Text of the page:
Yup, I discovered the awesome and articulate Clay Shirky this evening.

This first clip is very The Wealth of Networks -- Shirky describes how the organizing power of the web allows us to power operating systems, encyclopedias, relief efforts and protein folding on love. ;)

After watching this, I couldn't help but think of independent mini-MMO developer Eskil Steenberg -- who named his project Love. (The screenshots for Love are just beautiful.)

In the second clip, Shirky discusses personal privacy in a world with Facebook and MySpace -- to name only the most salient pair.

And hay, he has his own book -- Here Comes Everybody: The Power of Organizing Without Organizations -- which is going straight to my wishlist.

Cory Doctorow says, " -- not only is he smart and articulate, but he's one of those people who is able to crystallize the half-formed ideas that I've been trying to piece together into glittering, brilliant insights that make me think, yes, of course, that's how it all works."

You'll definitely have a few of those moments if you watch these clips. The big "aha" for me was listening to Clay nail exactly how I feel about respecting (and invading) other's privacy on the Internet. If only I could have been so articulate when the person we bought our house from brought up personal information from the web in conversation; at the time I wrinkled my nose and said, "You Googled me?!" (implied: you creepy fucker).

So, in summation -- awesome stuff. Have a look see.

Thursday, April 3, 2008

Queen Rania addresses YouTube, "Send me your stereotypes".

Queen Rania launched her first YouTube video March 30th and is asking viewers to send her their stereotypes and questions about the Arab world. After a summer of collecting messages from YouTubers, she'll reply -- answering questions and breaking down stereotypes. Her intention is to foster a world with fewer barriers and more understanding.

A fantastic move on her part, and it's already generated a lot of attention! Almost 500,000 views in just four days.

World Science Festival

It was just announced that the 2008 World Science Festival will be held this year in New York City, my own town!

Brian Greene is apparently one of the co-founders, and it looks like they've got a pretty thrilling lineup. I'll get to see Daniel Dennett. :] So! Anyone want to come to Manhattan the end of May and hang out with me?

Correction, some thrilling things. Lots of filler.

Wednesday, April 2, 2008

A Patient's Paradox

The patient in question is a living embodiment of the familiar Liar's Paradox ("this statement is false") -- a deeply delusional man whose delusions are nevertheless completely accurate. Psychiatrist and philosopher Bill Fruford describes him in his enticingly titled book Philsophical Psychopathology:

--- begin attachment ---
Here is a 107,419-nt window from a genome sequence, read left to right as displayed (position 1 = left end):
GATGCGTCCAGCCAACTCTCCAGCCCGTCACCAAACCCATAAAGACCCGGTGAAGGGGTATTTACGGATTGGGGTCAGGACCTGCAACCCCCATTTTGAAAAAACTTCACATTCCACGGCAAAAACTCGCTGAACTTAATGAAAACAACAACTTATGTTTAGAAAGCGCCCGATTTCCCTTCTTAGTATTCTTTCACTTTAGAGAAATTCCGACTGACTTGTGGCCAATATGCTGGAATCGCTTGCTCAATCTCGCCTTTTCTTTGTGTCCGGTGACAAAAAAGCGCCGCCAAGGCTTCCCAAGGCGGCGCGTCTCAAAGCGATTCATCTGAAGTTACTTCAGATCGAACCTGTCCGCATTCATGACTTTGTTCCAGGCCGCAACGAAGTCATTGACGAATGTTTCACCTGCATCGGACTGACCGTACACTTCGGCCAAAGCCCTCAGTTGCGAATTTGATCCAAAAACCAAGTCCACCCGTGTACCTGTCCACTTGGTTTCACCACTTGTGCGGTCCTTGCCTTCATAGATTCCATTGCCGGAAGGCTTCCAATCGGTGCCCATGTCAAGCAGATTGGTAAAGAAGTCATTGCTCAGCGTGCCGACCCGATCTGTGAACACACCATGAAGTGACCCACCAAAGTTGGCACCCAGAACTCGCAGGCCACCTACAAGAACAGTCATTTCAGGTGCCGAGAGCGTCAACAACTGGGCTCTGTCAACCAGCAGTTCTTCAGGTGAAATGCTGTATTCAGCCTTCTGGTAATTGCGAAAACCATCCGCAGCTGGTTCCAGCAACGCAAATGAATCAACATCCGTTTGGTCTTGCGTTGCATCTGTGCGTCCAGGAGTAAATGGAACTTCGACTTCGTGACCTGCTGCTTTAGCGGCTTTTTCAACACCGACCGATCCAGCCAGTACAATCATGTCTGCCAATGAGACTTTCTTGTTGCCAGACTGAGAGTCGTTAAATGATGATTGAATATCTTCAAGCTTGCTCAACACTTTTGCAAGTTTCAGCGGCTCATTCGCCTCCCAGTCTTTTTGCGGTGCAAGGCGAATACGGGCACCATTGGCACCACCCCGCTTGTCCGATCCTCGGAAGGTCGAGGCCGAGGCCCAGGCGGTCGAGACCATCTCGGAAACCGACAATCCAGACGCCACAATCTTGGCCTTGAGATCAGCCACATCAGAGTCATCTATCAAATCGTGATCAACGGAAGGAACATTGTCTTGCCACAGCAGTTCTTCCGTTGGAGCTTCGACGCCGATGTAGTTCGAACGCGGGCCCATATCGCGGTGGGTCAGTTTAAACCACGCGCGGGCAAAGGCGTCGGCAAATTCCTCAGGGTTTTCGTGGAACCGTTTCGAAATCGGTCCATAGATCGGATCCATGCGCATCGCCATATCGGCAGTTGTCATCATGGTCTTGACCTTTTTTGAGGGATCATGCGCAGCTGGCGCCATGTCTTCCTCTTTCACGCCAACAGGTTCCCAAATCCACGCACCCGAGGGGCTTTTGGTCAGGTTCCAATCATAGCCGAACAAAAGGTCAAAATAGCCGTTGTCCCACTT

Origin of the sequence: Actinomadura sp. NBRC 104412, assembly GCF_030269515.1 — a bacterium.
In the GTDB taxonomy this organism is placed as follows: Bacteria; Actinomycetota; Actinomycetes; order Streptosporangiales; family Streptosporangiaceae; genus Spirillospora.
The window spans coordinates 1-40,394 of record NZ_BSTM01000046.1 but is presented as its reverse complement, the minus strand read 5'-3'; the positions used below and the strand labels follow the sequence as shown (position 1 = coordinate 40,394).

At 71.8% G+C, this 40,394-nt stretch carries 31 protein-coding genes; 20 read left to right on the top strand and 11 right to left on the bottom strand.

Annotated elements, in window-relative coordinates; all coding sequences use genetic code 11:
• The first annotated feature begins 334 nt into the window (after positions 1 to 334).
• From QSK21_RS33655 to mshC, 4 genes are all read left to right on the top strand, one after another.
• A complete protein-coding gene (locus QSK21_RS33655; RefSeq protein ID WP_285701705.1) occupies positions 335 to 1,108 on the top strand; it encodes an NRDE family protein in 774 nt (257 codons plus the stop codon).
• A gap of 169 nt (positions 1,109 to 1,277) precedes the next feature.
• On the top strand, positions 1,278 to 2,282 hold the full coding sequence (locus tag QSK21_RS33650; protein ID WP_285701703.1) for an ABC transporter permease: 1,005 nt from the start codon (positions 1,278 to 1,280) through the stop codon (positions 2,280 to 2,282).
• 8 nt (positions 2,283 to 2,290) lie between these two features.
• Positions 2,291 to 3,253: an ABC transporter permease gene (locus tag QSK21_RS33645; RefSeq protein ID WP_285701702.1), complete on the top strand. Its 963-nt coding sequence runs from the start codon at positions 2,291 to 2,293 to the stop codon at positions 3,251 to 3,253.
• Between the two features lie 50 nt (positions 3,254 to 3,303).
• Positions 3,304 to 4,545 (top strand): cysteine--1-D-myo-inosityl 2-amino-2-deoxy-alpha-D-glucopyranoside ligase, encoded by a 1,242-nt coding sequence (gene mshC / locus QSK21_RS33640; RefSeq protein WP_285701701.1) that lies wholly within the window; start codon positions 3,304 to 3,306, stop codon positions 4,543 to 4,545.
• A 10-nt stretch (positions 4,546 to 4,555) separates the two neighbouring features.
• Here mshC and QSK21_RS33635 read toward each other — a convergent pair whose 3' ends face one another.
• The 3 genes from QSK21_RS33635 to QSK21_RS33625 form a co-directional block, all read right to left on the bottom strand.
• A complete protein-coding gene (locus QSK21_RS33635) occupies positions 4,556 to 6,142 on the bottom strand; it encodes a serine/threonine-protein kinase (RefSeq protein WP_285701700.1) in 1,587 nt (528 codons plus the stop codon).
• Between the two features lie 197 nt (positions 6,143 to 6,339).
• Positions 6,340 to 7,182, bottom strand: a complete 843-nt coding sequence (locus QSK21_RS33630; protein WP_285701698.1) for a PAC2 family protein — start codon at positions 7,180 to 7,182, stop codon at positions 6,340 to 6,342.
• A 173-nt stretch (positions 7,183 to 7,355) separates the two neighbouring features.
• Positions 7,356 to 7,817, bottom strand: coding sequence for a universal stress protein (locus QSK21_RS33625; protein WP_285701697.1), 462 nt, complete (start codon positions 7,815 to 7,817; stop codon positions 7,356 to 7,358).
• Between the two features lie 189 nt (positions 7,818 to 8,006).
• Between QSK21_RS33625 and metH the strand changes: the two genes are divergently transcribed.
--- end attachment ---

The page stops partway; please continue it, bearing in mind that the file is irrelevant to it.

[There is an] even more fundamental sense in which delusions may not be false beliefs, namely that for some patients this would present us with a paradox.

I have reported one such case that occurred in Oxford... The patient, a 43-year-old man, was brought into the Accident and Emergency Department following an overdose. He had tried to kill himself because he was afraid he was going to be "locked up". However, this fear was secondary to a paranoid system at the heart of which was the hypochondriacal delusion that he was "mentally ill".

He was seen by the duty psychiatrist and by the consultant psychiatrist on call, neither of whom were in any doubt that he was deluded. Indeed, both were ready on the strength of their diagnosis to admit him as an involuntary patient.

Yet had their diagnosis depended on the falsity of the patient's belief, as in the standard definition, they would have been presented with a paradox: if the patient's belief that he was mentally ill was false, then (by the standard definition) he could have been deluded, but this would have made his belief true after all.

Equally, if his belief was true, then he was not deluded (by the standard definition), but this would have made his belief false after all. By the standard definition of delusion, then, his belief, is false, was true and, if true, was false.

via Mind Hacks

Tuesday, April 1, 2008


I stumbled on Scholarpedia this afternoon while searching for computational neuroscience articles.

From the Scholarpedia main page, "The approach of Scholarpedia does not compete with, but rather complements that of Wikipedia: instead of covering a broad range of topics, Scholarpedia covers a few narrow fields, but does that exhaustively.

Currently, Scholarpedia hosts Encyclopedia of Computational Neuroscience, Encyclopedia of Dynamical Systems, Encyclopedia of Computational Intelligence and Encyclopedia of Astrophysics."

Authors include a slew of famous names, including Koch, Minsky, Damasio and Ramachandran. Indeed, the Scholarpedia isn't shy about telling you that amongst it's contributors are 12 Nobel Laureates and 4 Fields Medalists. All these in the computational neuroscience section alone.

Eventually editions of the encyclopedia will be made available in hard copy, as well as online where they will continue to be updated.

Amazing! Why haven't I seen this before?